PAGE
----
Speaker 3:

And , and I think it's worth explicitly stating that the goal is to make the best product. It's not to make the product in a way that you particularly envisioned it or saw or like you don't have to solve the problem in the way that you necessarily wanted to solve it. Your glory.

Speaker 2:

Right? Like, and maybe that's a little bit of a mind shift, right? It's not about what grade you get personally, it's about, Oh, this is shared stakes, right? We are either all successful together or we all fail together. So it's not about, Hey, did I write this brilliant piece of goat over here and my getting recognition for it doesn't matter. That's not like there should be a team ego and that should effectively supplant your personal ego or at least have dominance over it, right? It's not that you should have zero ego , but the team , he goes more important. Right. And the team,

Speaker 3:

early on in, early on in subversion , we needed a long, a long ops for command line options. You remember how [inaudible] support that ? I don't remember that. And I, and I was like super new to writing C at the time and I, I like cobbled something together that worked, but it wasn't particularly great. And uh, it was, I think it was Greg Hudson who was like, yeah, like, let's see here, let's talk about this buddy. You know, and he , he basically rewrote the entire thing and I could, I could, I could have been very upset about that and be like, well, you know, I wrote it first and blah, blah, blah. But what he did was so much better and reading his coat and working through it with him was so education for me, you know? And it just, it made me a better program. Right. I was grateful for that. Well, that's, that's part of having the [inaudible]

Speaker 2:

growth mindset, right? When you're in a team, you want to be learning all the time from your teammates. That means having a lot of humility and the ability to coach each other and learn from each other. Right. So ,

Speaker 1:

Hmm . So , uh, moving on to something a little bit different , um, how , how do you go about , uh, like putting people together in a team? Uh , obviously, you know, lot of people have very different personalities. Not all of them are going to work well together. What, you're sort of creating a team that is going to be working on a specific project, a specific component, et cetera. How do you , how do you figure out how to build that team?

Speaker 2:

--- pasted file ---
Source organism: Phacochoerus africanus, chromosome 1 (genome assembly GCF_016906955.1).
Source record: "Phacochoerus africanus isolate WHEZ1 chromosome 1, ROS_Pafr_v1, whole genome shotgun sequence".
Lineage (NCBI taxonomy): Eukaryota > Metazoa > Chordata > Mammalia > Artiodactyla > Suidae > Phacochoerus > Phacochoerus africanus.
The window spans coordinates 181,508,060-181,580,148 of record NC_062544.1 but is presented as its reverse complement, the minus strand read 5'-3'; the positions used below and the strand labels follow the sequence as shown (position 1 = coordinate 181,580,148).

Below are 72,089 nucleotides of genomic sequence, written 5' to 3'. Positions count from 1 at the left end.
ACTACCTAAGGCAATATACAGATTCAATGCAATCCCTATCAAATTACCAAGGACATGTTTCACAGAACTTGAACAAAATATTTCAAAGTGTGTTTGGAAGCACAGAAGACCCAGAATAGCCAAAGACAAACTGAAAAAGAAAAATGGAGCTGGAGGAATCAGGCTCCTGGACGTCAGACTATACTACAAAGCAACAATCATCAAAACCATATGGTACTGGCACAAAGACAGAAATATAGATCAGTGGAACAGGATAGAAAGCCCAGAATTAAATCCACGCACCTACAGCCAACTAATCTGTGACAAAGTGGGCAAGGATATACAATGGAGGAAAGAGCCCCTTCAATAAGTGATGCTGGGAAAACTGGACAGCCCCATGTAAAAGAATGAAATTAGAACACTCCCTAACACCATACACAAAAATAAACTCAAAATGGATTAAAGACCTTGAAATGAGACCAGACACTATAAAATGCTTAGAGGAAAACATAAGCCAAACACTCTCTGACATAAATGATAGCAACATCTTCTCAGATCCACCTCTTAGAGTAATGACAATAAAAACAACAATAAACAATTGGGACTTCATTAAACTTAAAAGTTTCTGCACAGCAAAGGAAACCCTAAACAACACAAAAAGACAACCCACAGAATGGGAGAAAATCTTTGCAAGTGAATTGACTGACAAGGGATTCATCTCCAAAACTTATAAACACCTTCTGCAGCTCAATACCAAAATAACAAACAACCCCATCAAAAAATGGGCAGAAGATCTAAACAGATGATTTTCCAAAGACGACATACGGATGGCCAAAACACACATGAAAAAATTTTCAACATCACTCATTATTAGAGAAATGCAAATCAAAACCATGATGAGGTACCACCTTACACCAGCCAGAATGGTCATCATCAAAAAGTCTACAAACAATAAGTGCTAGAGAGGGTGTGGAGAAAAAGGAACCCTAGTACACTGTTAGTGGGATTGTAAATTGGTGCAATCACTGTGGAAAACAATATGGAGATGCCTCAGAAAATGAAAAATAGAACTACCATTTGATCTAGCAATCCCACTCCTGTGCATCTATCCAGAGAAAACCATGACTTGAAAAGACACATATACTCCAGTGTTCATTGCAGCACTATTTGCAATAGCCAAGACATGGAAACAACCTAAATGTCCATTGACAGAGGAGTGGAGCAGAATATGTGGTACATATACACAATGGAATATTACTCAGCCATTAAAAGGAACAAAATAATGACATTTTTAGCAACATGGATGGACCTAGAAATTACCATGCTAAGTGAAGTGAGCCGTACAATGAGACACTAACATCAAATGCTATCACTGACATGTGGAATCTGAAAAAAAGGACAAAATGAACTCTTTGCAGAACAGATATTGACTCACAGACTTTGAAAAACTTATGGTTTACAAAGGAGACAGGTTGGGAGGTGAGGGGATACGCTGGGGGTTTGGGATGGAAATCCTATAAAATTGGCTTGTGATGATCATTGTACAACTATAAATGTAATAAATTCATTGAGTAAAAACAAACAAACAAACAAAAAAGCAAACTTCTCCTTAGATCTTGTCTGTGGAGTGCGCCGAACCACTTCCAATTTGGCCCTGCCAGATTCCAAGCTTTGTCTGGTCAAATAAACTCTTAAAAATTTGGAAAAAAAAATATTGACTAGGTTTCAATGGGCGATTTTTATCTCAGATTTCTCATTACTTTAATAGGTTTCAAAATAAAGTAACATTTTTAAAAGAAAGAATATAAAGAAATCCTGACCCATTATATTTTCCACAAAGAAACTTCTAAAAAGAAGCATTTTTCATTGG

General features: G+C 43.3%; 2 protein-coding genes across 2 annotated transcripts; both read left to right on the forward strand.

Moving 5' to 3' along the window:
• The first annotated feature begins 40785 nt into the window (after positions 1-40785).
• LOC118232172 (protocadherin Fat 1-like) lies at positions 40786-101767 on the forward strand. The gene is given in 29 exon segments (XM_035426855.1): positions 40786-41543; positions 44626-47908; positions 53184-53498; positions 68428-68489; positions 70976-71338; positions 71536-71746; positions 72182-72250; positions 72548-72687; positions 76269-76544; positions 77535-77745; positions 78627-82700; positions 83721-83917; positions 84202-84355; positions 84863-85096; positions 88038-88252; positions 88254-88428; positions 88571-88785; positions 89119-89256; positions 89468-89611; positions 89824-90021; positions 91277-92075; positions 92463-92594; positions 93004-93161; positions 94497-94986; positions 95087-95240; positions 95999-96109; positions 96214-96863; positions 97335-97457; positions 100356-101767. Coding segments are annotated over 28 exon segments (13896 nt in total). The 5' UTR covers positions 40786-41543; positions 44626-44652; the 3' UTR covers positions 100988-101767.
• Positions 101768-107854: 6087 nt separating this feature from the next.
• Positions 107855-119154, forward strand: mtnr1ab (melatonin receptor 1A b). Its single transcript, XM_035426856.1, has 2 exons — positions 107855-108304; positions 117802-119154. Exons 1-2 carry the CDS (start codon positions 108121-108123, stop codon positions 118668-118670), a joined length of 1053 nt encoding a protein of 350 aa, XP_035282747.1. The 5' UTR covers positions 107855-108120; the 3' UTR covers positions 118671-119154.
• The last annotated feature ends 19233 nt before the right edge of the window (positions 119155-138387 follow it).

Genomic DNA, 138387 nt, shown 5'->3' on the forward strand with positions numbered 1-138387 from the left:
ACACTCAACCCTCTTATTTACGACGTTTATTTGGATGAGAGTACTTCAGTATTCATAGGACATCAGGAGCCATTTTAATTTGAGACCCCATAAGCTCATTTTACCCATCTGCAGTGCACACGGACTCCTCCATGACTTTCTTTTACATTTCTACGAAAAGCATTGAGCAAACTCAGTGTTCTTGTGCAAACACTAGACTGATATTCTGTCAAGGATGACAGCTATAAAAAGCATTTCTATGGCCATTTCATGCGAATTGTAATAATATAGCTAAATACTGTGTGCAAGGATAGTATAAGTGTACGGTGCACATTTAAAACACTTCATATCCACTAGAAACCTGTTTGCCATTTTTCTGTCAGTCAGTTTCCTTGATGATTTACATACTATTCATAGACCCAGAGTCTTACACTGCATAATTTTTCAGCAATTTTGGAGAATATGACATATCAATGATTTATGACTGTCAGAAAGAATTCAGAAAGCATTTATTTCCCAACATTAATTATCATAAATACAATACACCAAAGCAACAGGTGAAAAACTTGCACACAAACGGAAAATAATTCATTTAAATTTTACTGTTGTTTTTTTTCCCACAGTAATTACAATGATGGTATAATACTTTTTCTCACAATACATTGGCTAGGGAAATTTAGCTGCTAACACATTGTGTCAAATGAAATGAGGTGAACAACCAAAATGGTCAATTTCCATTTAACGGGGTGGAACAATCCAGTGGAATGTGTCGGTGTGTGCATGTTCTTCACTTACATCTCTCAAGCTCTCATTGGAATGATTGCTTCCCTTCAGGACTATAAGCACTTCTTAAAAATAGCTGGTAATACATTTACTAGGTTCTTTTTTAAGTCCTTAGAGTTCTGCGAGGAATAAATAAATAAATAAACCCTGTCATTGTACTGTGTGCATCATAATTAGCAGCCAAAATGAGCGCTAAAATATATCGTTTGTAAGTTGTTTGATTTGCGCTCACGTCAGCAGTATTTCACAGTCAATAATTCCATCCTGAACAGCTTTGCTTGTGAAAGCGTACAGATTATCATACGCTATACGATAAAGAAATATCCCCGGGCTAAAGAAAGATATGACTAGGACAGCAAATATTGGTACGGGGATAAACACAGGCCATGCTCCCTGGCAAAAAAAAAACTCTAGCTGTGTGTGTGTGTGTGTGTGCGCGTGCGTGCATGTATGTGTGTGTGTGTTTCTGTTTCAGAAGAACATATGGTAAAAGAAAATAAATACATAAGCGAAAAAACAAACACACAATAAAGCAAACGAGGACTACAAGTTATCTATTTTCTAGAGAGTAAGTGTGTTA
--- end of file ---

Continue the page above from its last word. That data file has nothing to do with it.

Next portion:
All I can say in a big company, usually teams aren't just created a thin air . It's not like, Hey, we need a team to do X. Let me just choose 10 people you know, from, from across company and put them together. That's , that's usually not how things go. Things tend to be more organic, right? Which is, Oh, here's a team. It's very large. We realize there's a sub problem that really is so special that it probably needs its own team, and then we say, Oh , well look, there's already people in this team that are working on it. Let's just divide them off and call them a separate team, right? It's like, it's like my TOSAs , right? That's, that's the most common way teams are formed, but also there's sort of a continuous process of teams changing over time where, Hey, somebody leaves a team because they're there, they're ready to move on to a new problem. Hey, this team needs a new person because they're a little bit shorthanded . Cool. Here's a new hire or someone looking for a change. Let's move them to that team. So there's, there's a matching of interest and such. Right. You know , um, I , I realized there , there is sort of a pop psychology answer to this question too . And now that I'm thinking about a little more, like if , if the question is, you know, how do you decide what sort of people would work well together on a team? Um , and if you really did have the power to sort of mix and match different personalities, right? If we're talking about social skills, they're there , there is, I'm saying pop psychology cause there is a system , um , that some companies use. Even Google delves into this a little bit. We teach classes on it. Um, it's sort of a modified Myers Briggs personality analysis, which I think is pretty much has been debunked as having any real , uh, you know, concrete. It has some value, right? But it's a little bit imaginary, let me put it that way. Um, so one of the things we do is we , uh, we have a sort of a, a team exercise where we ask people in the room to identify themselves as being dominant in one of four personality types. Um, and which of course is ridiculous. Like nobody, nobody is that narrow minded writer is just one, you know, that you can categorize somebody that way. Right? But , um, as an exercise it's fun to say, Oh, of the four personality types described here, I fall into this category mostly, right? Most of the time. And then what happens is then we start talking about, well how do these personality types get along with each other and how, how do they look on a team and how do they balance out on the team? And it's actually , um, even though it's not scientifically rigorous, it actually turns out to be useful in practice because it, it creates a framework for communication. Oh, this sort of person operates this way. Therefore, I need to describe the problem or my complaint to them in a slightly different way that I would have that that's going to be more , uh , understandable to them or they'll have more empathy for it. Right. Um , but sort of a shorthand for working style, working style, but as like, as a manager for example, it's something I use a lot when I, when I have a one on one with somebody, I'm like, Oh, this is the working style of this person. That's one of these four categories. I'm going to tailor my communication now to match that working style. Right. So that it resonates more. Yeah. Um , so for, for, I'll give you an example, but I am sure we can find links on the web that talk about this categorization. But one example is , um , there are folks who love to start to projects who are extremely , uh, enthusiastic, optimistic. They love , um, they , they think big and they want to take big risks and they sort of jump in and start projects. Their weakness of course, is that they never finish what they start. Right. So , so you might match somebody like that with one of the other personality working styles, which is somebody who is very meticulous about tracking details and making lists and um , being, being closing every loop and checking off everything and finishing what the other person started. Right? Um, and it turns out if you have two people like that working together team , they , they balance very well, right? They tend to , um, together you end up with a team that does ambitious things and finishes them, right? Just, just an example of, of how you can combine personalities. But again, this is an art form. It's not science, right? So , um,